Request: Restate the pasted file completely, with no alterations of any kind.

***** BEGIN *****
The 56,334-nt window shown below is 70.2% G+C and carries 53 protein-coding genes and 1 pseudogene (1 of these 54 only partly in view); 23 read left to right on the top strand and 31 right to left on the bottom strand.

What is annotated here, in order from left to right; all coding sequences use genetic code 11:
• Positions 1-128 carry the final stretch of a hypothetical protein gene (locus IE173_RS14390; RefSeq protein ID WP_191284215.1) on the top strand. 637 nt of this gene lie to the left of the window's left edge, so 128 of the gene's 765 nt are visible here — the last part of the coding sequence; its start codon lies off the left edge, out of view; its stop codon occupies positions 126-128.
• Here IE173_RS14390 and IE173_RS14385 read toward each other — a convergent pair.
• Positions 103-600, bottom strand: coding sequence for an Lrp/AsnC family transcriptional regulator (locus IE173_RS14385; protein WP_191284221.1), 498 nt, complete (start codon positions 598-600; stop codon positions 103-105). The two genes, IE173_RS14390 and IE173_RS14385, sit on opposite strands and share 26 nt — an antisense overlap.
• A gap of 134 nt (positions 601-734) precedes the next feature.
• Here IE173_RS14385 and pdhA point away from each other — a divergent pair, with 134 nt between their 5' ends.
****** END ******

The 56,334-nt window shown below is 70.2% G+C and carries 53 protein-coding genes and 1 pseudogene (1 of these 54 only partly in view); 23 read left to right on the top strand and 31 right to left on the bottom strand.

What is annotated here, in order from left to right; all coding sequences use genetic code 11:
• Positions 1-128 carry the final stretch of a hypothetical protein gene (locus IE173_RS14390; RefSeq protein ID WP_191284215.1) on the top strand. 637 nt of this gene lie to the left of the window's left edge, so 128 of the gene's 765 nt are visible here — the last part of the coding sequence; its start codon lies off the left edge, out of view; its stop codon occupies positions 126-128.
• Here IE173_RS14390 and IE173_RS14385 read toward each other — a convergent pair.
• Positions 103-600, bottom strand: coding sequence for an Lrp/AsnC family transcriptional regulator (locus IE173_RS14385; protein WP_191284221.1), 498 nt, complete (start codon positions 598-600; stop codon positions 103-105). The two genes, IE173_RS14390 and IE173_RS14385, sit on opposite strands and share 26 nt — an antisense overlap.
• A gap of 134 nt (positions 601-734) precedes the next feature.
• Here IE173_RS14385 and pdhA point away from each other — a divergent pair, with 134 nt between their 5' ends.